Monday, 13 February 2017

Message & Medium - Sunday 12th February 2017

To be a prophet - in any age - it is not enough to have a God-given message, you also need an effective medium - a means of getting that message across. Isaiah - the greatest of the Old Testament prophets - was a songwriter. When he first grasped God’s message, the events he was called to announce were still 155 years away from happening. During those 155 years his message was not remembered because it was right. In fact it was very unpopular. Isaiah's message survived because people remembered his songs.
We don't know what Isaiah’s music was like; we only have his lyrics. Those lyrics are exquisite. Isaiah was a world-class poet. Because his songs were so beautiful, his message lodged in the minds of ancient Jews until the day came when everything he had sung about finally happened. After that, a succession of admirers followed the great man’s example, expressing the mind of God in beautiful poetry and song. 700 years after Isaiah died, his poetry and insight was still catching hearts and minds, and found a new fan in Jesus.
Jesus quoted Isaiah more than any other prophet, and consciously modelled key parts of his ministry on insights from the great poet/songwriter. But Jesus was no poet. There is no record of him singing, nor did he compose any poetry. Nonetheless, Jesus understood that God’s message requires a robust medium if it is to catch in people’s minds and stay there. So he became a story teller. Whereas Isaiah engaged people’s hearts and minds with music, Jesus made up stories. And those stories are still told across the world today.
We are all called to be prophets - to share our insight into the ways of God with others. But it is not enough to want to tell people about God, we need to find a way of doing so that will capture their attention and open their hearts.

Monday, 6 February 2017

Two-way Forgiveness - Sunday 5th February 2017

As Jonah sank down into the stormy waters of the Mediterranean, he thought he was about to die and he knew he deserved it. He was running away from God’s call, and the storm - which was threatening the lives of everyone on board the ship to Tarshish - was focussed directly on him. Jonah understood his guilt and decreed his own punishment. He was thrown overboard, and as he sank into the turbulent water he called out to God to spare him.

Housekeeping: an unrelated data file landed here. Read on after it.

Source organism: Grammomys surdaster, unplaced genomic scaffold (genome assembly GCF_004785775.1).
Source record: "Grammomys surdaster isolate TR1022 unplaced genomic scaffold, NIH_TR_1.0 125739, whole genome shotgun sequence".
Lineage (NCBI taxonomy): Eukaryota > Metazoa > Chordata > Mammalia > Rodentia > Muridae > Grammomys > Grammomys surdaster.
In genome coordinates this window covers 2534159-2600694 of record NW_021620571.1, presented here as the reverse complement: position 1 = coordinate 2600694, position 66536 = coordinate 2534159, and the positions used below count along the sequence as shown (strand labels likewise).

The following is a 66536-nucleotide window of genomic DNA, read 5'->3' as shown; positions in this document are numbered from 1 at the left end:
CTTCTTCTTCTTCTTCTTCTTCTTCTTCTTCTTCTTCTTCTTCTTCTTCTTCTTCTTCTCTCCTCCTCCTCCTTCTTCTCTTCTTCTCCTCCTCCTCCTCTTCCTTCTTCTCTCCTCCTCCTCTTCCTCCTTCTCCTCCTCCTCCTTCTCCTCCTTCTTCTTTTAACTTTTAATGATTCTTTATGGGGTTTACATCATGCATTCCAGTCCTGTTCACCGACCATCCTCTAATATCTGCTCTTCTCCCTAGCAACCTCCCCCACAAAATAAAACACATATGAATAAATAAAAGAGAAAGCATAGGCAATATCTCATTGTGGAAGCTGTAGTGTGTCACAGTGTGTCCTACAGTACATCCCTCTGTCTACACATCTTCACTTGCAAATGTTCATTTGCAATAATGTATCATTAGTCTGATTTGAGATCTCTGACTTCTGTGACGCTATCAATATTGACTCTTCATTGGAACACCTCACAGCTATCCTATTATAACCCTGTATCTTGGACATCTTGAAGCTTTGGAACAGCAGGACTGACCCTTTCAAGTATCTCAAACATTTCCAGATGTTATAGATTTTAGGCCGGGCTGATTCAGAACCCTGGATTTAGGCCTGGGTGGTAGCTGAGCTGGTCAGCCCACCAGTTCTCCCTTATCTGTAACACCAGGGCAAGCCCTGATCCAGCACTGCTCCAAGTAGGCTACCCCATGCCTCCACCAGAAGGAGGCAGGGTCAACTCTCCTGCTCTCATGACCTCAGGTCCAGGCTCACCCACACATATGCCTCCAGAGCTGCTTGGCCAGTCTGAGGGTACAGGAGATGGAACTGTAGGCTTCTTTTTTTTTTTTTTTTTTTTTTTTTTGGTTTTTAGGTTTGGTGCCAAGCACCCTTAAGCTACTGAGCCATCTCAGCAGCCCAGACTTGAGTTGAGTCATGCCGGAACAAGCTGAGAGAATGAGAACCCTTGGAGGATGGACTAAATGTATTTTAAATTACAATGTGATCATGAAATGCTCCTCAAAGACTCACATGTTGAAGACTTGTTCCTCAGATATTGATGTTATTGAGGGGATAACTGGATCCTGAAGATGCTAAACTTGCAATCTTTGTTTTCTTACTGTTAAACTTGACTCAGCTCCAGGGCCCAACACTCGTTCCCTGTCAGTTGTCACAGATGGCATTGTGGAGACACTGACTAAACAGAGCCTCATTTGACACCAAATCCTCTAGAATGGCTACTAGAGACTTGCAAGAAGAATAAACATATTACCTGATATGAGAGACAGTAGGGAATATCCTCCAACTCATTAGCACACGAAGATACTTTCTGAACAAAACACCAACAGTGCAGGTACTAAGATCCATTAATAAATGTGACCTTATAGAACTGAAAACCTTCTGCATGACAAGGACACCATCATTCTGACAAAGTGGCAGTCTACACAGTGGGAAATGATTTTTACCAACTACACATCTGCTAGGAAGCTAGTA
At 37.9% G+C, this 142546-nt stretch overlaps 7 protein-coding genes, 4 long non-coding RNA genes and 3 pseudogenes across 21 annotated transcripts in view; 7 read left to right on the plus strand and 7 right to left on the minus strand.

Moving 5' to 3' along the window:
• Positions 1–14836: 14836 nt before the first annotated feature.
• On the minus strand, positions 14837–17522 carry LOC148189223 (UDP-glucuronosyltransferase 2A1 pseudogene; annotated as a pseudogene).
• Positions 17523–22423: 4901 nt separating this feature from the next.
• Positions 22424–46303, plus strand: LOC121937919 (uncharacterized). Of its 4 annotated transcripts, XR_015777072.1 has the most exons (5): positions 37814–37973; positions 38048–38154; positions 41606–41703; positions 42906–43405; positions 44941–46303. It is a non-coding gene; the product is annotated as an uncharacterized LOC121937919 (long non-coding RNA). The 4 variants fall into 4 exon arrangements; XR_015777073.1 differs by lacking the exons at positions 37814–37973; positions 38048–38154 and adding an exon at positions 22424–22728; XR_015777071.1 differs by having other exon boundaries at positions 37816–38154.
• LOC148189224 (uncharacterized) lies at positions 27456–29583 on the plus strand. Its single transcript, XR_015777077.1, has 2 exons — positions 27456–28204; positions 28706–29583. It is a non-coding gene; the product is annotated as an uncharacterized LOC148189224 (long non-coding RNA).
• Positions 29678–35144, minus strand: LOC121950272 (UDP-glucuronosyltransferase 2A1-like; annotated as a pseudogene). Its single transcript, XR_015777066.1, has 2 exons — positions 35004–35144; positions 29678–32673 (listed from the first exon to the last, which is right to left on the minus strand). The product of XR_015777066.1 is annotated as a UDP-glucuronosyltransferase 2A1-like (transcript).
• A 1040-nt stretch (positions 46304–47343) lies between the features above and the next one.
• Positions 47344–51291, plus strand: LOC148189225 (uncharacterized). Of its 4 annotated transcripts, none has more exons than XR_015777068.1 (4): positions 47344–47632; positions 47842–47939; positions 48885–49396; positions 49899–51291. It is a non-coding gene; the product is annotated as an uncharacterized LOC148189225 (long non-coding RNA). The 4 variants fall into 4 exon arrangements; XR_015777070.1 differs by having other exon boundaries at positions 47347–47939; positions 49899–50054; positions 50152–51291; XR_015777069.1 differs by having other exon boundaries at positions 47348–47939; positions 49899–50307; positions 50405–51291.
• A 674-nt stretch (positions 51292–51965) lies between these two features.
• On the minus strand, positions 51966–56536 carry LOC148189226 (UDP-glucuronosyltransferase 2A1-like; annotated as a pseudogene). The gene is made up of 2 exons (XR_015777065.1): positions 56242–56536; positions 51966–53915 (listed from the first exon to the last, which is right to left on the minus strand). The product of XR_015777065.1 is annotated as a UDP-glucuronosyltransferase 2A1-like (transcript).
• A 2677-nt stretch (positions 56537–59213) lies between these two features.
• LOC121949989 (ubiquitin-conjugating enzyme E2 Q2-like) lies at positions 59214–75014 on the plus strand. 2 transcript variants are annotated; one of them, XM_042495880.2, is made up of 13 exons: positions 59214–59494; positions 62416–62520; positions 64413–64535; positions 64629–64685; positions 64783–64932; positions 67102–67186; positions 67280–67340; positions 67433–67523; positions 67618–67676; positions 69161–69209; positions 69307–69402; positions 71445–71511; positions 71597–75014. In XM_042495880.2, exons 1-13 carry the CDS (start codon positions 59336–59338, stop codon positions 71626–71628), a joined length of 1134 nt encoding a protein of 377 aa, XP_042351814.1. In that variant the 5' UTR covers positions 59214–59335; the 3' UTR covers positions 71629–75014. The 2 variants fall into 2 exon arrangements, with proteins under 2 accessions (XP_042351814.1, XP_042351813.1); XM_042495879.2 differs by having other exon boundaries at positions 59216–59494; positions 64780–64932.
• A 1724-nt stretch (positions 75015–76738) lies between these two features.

Then came the famous whale. God, who had who had sent a deadly storm against Jonah, had also sent a whale to save him. As Jonah discovered himself to be surprisingly alive in the belly of the whale, he discovered the depths of God’s forgiveness.
Take: 2. God called Jonah once more. This time the prophet obediently made his way to Nineveh - the heartland of his greatest enemies - and dutifully proclaimed God’s impending judgement. Jonah knew about God’s judgement from his own recent experience. With his mission accomplished, he settled down to watch the great city’s downfall.
But nothing happened. The people of Nineveh had called out to God to spare them, just as Jonah had, and God resolved to do just that.
Jonah was not pleased. He had not travelled all that way only for nothing to happen. He had done it to see his enemies destroyed. He was furious at God's graciousness. This prophet, who had gratefully accepted God’s forgiveness a few weeks earlier was not willing to extend the same mercy to the people of Nineveh.
God needed to teach Jonah a lesson, and did so by employing a plant and a worm (Jonah Chapter 4). The point of the lesson was simple. Forgiveness is a two-way process. If you want to be forgiven, you have to be willing to forgive.
Jesus put a clause to that effect in the Lord’s Prayer.